Mauritius, known officially as the Republic of Mauritius, is an island nation located off the southeast coast of the African continent in the Indian Ocean. It is a volcanic island of lagoons and palm-fringed beaches with coral reefs surrounding most of the coastline.
The island is situated approximately 2400 kilometers off the South East Coast of Africa. The island covers an area of 1,865 square kilometers or 720 square miles, with 330 kilometers of coastline. Mauritius is 45km in width and 65km in length.
Mauritius is a densely populated island of around 1.2 million people. It has a reputation for stability and racial harmony among its mixed population. Mauritius is known as a plural society where all the ethnic groups present: Hindus, Muslims, Creoles, Chinese and Europeans live in peace and where all the ancestral cultures have been preserved. These features make the island a unique place in the world, and the Mauritians known for their tolerance and kindness towards all people.
Most Mauritians are bilingual being equally fluent in French and English. English is the official language, but French and Creole are widely spoken. Oriental languages also form part of the linguistic mosaic.
Mauritius has preserved its image as one of Africa's few social and economic success stories, being a sugar and clothing exporter and a center for up market tourism.
The island of Mauritius itself is divided into nine districts:
Mauritius was first discovered by the Arabs as early as in the 10th century, but officially explored by the Portuguese in the 16th century and subsequently settled by the Dutch in the 17th century. The Dutch were the ones who named the island in honor of Prince Maurits van NASSAU.
Mauritius was occupied successively by the Dutch (1598-1712) and later by the French (1715-1810).
The French assumed control in 1715, developing the island into an important naval base overseeing the Indian Ocean trade, and establishing a plantation economy of sugar cane.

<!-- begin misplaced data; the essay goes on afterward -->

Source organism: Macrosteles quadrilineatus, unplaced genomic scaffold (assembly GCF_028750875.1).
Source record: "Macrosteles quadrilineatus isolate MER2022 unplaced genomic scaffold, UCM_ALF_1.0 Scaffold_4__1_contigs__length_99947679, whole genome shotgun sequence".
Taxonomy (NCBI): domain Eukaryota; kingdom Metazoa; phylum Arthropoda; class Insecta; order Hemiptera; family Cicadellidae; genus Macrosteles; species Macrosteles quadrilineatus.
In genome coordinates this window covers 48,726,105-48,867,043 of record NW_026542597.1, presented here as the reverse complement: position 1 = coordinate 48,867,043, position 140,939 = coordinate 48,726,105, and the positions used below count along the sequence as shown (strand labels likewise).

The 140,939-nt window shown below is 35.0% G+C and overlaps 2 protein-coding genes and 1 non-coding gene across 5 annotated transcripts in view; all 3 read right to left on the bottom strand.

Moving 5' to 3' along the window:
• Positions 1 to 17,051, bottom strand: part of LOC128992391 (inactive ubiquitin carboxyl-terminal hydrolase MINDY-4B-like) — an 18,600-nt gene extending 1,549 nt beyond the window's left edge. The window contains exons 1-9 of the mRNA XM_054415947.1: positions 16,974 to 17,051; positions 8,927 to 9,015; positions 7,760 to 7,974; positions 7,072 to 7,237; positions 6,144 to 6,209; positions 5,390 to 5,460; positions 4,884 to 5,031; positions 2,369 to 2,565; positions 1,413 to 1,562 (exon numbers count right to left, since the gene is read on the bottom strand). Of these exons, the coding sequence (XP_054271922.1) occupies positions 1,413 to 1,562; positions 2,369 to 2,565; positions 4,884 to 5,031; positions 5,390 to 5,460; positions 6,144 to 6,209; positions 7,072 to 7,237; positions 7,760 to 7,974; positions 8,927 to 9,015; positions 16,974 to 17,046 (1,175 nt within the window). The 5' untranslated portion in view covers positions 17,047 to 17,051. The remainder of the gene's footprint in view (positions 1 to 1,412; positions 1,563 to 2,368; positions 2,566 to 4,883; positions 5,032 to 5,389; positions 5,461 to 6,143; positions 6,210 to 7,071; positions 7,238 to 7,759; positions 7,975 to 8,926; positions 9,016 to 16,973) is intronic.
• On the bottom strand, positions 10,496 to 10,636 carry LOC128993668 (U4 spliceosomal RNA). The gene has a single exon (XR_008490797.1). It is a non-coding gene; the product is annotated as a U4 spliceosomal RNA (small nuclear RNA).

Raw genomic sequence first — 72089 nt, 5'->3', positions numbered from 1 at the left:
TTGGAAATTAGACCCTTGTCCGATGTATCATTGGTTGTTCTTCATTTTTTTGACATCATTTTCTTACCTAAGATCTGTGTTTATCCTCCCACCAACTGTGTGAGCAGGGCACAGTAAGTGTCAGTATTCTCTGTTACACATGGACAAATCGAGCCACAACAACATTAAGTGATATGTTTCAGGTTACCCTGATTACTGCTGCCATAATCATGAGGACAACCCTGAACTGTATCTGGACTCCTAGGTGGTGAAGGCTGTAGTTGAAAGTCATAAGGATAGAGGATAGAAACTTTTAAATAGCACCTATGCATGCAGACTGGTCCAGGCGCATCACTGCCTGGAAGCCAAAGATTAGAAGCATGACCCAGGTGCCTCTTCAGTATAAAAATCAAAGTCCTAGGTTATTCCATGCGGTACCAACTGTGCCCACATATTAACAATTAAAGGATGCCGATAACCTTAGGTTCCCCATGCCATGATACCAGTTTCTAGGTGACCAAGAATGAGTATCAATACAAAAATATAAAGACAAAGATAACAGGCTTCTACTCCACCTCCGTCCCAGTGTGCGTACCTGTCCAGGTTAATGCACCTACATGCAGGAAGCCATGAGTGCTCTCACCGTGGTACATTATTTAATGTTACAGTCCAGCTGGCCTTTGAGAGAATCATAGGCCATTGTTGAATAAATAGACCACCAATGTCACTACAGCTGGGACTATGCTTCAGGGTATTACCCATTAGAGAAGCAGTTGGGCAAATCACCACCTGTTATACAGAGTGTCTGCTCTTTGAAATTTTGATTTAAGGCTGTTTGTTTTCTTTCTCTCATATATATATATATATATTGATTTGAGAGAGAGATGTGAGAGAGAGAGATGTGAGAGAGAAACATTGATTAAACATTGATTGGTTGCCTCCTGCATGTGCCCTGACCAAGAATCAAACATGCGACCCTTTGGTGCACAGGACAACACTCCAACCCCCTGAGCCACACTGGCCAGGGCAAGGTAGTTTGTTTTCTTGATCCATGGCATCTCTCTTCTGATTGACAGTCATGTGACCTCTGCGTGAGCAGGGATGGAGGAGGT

The British captured the island in 1810, during the Napoleonic Wars through the Treaty of Paris. Mauritius remained a strategically important British naval base, and later on, an air station playing an important role during World War II for anti-submarine and convoy operations, as well as the collection of signals intelligence. On 12 March 1968, Mauritius became Independent.
Mauritius cuisine has a 300 years history, with a multitude of influences brought by the people who settled there over time .
Deer, sugar cane , fruits such as tamarind, were brought by the Dutch, settled during the 17th century. French settlers left their cooking methods , “daube” and “civet” (stew), rehabilitated by local since. Also, the intendant Pierre Poivre brought many spices such as nutmeg, cinnamon and cloves .
Around 1830, English settlers decided to use Indian workers to plow the fields of sugar cane. They brought their culinary methods, the famous curry, now called “cari”, and the Briani, a traditional dish of the Muslim community.
Chinese immigration, mostly from Canton in turn enriched the Mauritian cuisine by introducing wok cooking and multiple sauces like soy sauce. Besides, what would be the Mauritian cuisine without our traditional fried rice, fried noodles, inverted bowl and boiled noodle.
All these influences have given rise to a rich, varied and above all exceptional cuisine.
The cuisine of Mauritius is a blend of Chinese, European and Indian influences in the history of Mauritius. Dishes from French cuisine have grown very popular in Mauritius. Most of the dishes and practices into the culinary traditions are inspired from former slaves, Indian workers and Chinese migrant during the 19th century
During the nineteenth century, after the abolition of slavery, Indian workers who migrated to Mauritius brought their cuisine with them. Those indentured labourers came from different parts of India, each with their own culinary tradition, depending on the region. Traces of both northern and southern Indian cuisine can be found in Mauritius. Some common preparations are curry, chutney, rougaille (tomato paste that is very popular with fish) and pickles, most of which use local ingredients. The Mauritian versions of those dishes have a local flavour and differ, at times considerably, from the original Indian recipes.
The end of the 19th century saw the arrival of Chinese migrants, who came mostly from the south-eastern part of China. They are largely credited with making rice the staple diet of the island, and making noodles, both steamed and fried, popular. Chinese appetizers such as hakien (local version of the spring roll with a flour batter replacing the traditional rolled wrapping), crispy chicken and crispy squid have become part of the Mauritian folklore.
Furthermore, Chinese and other Asian restaurants are present all around the island, and offer a variety of chicken, squid, beef and fish dishes, most typically prepared in black bean sauce or oyster sauce. Mauritian families often consider a dinner at an Asian restaurant as a treat.